. Amyloid β Deposition and Suspected Non-Alzheimer Pathophysiology and Cognitive Decline Patterns for 12 Years in Oldest Old Participants Without Dementia. JAMA Neurol. 2018 Jan 1;75(1):88-96. PubMed.


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  1. Zhao and colleagues studied neurocognitive outcomes over ~12 years for 175 persons stratified by baseline PiB-PET (Aβ) status and structural MRI (operationalized by hippocampal volume, HV). The research participants were a subgroup of the Ginkgo Evaluation of Memory (GEM) study, who were enrolled in the subsequent Ginkgo Evaluation of Memory Study (GEMS) Imaging Substudy. This was an elderly and predominantly Caucasian population, with mean age at imaging of 86.0 yrs.

    In this study, the authors classified the persons according to the baseline presence or absence of Ab biomarker positivity by PiB-PET scan (AB+/–), and decreased HV on MRI scans (ND+/–).   They found that persons in each group (AB+/ND+, AB+/ND–, AB–/ND+, and AB–/ND–) had somewhat distinct “typical” cognitive outcomes. Perhaps as to be expected, the “classic AD” AB+/ND+ persons had the worst outcomes in terms of cognitive trajectories, but the AB–/ND+ (suspected non-Alzheimer’s pathology, or SNAP) profile also experienced, with time, a substantial decline in a number of domains, including visual memory.

    There are many strengths to this study, including the outstanding clinical research team, the long follow-up with longitudinal visits featuring an extensive battery of neurocognitive assessments, and the topical relevance of these findings to clinicians and researchers interested in dementia.

    This study adds to a growing appreciation of the importance of non-AD pathophysiology in patients who otherwise may meet the clinical criteria for MCI and subsequently for “Probable AD” according to the McKhann criteria. Notably, a large proportion of the research subjects (20 percent) had the AB–/ND+ biomarker profile that indicates the presence of SNAP, i.e., neurodegenerative disease with no AD. Since the allele frequency of ApoE4 positivity (19 percent) in this sample was around 50 percent higher than the general Caucasian population (almost always higher in research volunteers recruited to study AD!), a study of a more representative epidemiologic sample could find even greater relative impact of SNAP versus pure AD.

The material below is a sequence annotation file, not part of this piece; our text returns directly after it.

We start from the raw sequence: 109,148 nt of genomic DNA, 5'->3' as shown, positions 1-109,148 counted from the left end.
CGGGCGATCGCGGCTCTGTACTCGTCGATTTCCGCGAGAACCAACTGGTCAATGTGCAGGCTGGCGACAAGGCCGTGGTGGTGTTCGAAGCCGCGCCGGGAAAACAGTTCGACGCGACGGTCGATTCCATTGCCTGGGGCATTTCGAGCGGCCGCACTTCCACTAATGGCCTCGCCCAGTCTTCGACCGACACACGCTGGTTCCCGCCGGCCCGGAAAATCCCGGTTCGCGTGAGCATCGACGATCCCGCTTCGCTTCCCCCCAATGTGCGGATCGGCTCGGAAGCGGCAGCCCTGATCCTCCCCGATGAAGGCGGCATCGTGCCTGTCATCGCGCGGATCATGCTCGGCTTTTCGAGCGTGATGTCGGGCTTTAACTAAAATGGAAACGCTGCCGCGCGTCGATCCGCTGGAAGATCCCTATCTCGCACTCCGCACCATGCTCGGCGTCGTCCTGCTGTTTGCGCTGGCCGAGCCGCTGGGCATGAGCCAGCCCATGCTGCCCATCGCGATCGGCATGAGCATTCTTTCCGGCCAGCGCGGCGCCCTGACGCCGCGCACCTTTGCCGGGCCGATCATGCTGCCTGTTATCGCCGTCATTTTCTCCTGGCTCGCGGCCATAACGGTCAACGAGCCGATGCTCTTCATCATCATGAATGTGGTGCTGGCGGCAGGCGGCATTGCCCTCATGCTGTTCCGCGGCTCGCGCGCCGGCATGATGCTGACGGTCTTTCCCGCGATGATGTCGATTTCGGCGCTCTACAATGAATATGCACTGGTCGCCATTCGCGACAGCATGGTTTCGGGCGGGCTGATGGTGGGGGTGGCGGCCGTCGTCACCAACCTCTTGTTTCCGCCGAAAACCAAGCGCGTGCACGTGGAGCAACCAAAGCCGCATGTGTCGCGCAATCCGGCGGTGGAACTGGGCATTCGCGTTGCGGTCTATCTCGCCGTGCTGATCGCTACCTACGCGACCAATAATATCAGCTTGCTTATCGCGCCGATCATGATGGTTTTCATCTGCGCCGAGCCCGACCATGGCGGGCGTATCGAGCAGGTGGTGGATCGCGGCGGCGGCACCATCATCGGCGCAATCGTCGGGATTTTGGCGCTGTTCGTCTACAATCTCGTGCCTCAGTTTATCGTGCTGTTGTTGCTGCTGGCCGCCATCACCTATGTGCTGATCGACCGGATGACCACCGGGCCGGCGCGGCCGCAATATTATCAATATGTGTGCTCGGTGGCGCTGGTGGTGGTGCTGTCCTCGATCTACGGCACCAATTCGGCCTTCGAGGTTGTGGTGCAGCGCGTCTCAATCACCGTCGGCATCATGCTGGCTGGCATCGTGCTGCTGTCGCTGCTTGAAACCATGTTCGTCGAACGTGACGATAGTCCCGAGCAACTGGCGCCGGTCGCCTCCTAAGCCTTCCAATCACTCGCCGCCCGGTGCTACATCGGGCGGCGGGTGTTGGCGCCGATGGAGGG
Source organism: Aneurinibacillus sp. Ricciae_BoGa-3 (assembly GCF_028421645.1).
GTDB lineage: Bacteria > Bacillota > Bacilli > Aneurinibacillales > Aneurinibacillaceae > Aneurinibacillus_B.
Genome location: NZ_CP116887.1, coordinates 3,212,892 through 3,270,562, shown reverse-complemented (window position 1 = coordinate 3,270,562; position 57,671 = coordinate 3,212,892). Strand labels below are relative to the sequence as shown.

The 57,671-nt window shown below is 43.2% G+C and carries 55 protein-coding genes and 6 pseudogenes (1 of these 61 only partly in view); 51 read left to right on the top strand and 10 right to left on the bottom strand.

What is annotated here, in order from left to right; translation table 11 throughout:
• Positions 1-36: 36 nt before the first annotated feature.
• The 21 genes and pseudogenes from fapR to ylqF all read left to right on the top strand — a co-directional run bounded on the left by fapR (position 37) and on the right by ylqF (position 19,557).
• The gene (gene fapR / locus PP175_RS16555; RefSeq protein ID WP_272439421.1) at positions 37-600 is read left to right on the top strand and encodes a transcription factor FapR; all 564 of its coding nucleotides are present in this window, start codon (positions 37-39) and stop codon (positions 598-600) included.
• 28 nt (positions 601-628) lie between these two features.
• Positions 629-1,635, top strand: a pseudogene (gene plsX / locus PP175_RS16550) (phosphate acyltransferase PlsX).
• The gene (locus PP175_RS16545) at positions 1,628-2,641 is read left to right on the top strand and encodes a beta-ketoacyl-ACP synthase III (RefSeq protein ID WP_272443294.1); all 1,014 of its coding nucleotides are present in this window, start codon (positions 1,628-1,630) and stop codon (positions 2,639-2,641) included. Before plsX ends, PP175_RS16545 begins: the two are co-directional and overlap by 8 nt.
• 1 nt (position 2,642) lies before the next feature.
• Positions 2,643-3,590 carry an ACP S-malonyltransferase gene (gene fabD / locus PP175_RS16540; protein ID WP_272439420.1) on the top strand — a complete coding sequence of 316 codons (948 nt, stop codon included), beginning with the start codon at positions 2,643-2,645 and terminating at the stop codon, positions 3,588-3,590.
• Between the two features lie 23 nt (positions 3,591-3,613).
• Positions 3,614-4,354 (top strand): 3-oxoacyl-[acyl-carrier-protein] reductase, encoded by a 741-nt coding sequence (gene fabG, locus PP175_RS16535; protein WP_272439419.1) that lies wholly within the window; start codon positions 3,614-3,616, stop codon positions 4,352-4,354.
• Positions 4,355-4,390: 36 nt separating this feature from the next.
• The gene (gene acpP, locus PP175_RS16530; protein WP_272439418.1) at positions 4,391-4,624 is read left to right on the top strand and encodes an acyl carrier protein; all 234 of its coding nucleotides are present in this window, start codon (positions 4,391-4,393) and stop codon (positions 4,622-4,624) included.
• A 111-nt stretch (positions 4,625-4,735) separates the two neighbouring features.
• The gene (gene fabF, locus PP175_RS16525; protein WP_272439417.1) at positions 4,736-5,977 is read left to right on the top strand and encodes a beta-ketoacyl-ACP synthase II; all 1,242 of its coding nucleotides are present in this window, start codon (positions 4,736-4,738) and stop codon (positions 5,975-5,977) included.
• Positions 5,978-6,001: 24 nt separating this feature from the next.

Some of the limitations were as stated trenchantly in the article: "Because the imaging lagged behind the initial cognitive assessment, biomarker status at initial intake was unknown. In addition, ND was operationalized only by HV, simplifying the complexity of ND biomarkers. Finally, the participants were relatively highly educated and mostly of white European descent; the findings may not generalize to other populations."

    In addition, it would be great to know the neuropathologic endpoints (i.e., detailed autopsy results) on as many of the patients as possible. Even lacking those data, we know that many of the AB–/ND+ patients probably had some combinations of hippocampal sclerosis/cerebral age-related TDP-43 pathology with sclerosis (CARTS), primary age-related tauopathy (PART), aging-related tau astrogliopathy (ARTAG), α-synucleinopathy, brain arteriolosclerosis, and/or other cerebrovascular pathologies.  Among the >50 percent of the persons included in this study who had the AD-specific pathophysiologic biomarker (AB+), we can also assume that a great many of these persons also had some combination of these pathologies as well. Whereas they may not constitute “SNAP” according to current definitions, their non-AD brain diseases are definitely relevant to the patients, clinicians, and clinical trials.

    View all comments by Peter Nelson

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